Coalition seeks review of Yemen air strike after UN reports civilian casualties
Coalition says Joint Incident Assessment Team was asked to investigate the 'possibility of an accident'
The Saudi-led coalition fighting in Yemen has asked for an independent assessment of a recent air strike following reports of civilian casualties.
Coalition spokesman Turki Al Malki said the Joint Incident Assessment Team was asked to study Sunday’s strike on a gathering of Houthi commanders in the Washhah district of Hajjah governorate “to consider the possibility of an accident”.
“Based on what was revealed about the possibility of civilian casualties during an operation targeting a gathering of Houthi leaders, all documents were transferred to the Joint Incident Assessment Team for consideration,” said Col Al Malki.
On Monday, the UN humanitarian office in Yemen said that field reports appeared to show an attack killed seven children and two women.
The incident came less than two weeks after the coalition restarted military operations in Yemen following a unilateral ceasefire in May brought about by the coronavirus pandemic.
After calls from the UN, Saudi Arabia announced a halt in operations on May 20, but the move was rejected by the Houthis, who continued their ground offensives.
Of Sunday’s operation, Col Al Malki said that coalition leadership expected the highest standards in all aspects of operations and that the principles of international humanitarian law and customary rules applied to all military engagements.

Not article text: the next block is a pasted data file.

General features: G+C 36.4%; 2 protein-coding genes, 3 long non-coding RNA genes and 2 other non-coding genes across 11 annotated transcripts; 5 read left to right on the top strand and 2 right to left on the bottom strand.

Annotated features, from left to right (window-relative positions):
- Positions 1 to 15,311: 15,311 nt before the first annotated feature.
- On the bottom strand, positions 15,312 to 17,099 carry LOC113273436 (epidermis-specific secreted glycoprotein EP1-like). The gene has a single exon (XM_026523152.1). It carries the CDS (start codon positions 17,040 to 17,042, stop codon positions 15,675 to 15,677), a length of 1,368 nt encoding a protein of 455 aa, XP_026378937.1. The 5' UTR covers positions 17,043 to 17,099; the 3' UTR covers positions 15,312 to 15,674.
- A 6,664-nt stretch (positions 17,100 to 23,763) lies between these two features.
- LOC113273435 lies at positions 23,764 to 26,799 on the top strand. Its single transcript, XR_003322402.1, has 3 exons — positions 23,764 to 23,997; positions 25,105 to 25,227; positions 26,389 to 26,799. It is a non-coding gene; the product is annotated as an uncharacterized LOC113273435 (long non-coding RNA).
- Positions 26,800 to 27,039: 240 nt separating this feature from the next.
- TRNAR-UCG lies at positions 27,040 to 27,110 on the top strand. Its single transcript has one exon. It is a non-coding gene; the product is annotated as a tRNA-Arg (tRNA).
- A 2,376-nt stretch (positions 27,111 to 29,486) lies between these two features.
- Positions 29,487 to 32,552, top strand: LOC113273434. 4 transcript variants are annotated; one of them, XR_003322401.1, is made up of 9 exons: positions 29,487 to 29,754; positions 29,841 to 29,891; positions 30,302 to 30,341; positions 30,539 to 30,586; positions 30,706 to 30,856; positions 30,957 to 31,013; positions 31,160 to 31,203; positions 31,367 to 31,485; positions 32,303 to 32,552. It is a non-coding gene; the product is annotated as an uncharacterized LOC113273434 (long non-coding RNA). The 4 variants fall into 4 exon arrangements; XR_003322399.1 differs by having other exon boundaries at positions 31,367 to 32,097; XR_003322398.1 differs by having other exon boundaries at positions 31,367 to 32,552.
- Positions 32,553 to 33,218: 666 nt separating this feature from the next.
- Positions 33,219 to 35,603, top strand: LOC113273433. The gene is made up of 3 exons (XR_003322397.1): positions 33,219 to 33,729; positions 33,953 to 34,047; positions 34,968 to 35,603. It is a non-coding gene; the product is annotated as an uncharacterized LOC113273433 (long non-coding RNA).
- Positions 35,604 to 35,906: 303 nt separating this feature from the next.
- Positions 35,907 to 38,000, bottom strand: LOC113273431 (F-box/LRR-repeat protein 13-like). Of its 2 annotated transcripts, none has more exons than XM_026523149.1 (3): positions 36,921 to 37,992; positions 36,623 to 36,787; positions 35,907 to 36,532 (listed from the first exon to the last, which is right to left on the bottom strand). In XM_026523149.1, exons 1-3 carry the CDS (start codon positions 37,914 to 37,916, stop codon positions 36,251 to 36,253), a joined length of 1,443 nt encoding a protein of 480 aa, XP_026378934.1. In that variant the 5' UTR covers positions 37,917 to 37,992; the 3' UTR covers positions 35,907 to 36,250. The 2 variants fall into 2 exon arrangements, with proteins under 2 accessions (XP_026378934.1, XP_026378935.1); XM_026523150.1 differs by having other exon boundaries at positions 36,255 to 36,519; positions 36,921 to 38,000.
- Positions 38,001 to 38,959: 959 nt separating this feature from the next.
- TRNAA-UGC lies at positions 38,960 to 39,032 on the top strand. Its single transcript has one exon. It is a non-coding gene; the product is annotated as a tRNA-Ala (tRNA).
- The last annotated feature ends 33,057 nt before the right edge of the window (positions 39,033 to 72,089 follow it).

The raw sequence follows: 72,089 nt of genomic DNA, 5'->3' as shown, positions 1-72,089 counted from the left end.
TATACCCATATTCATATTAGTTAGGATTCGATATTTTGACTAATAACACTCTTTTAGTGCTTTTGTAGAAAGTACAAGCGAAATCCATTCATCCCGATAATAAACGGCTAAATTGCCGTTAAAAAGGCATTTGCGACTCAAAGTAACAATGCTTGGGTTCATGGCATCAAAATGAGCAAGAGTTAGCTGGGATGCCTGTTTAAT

Forces, he said, took all measures possible to avoid accidents and maintain responsibility and transparency.
The coalition intervened in Yemen at the request of the internationally recognised government in 2015 after the Iran-backed Houthi rebels took control of Sanaa, the capital, in a coup.
Col Al Malki also said that forces "intercepted and destroyed seven drones and four ballistic missiles" launched by the Houthis against civilian targets in Saudi Arabia.
UN officials again called for a de-escalation in the conflict they described as the world’s worst humanitarian crisis.
“Yemen can’t take much more,” said Lise Grande, humanitarian co-ordinator for Yemen. “Health and water programmes are shutting, famine is stalking the country again, and people all across the country are being hit hard by Covid-19.”
Updated: July 14, 2020 06:23 PM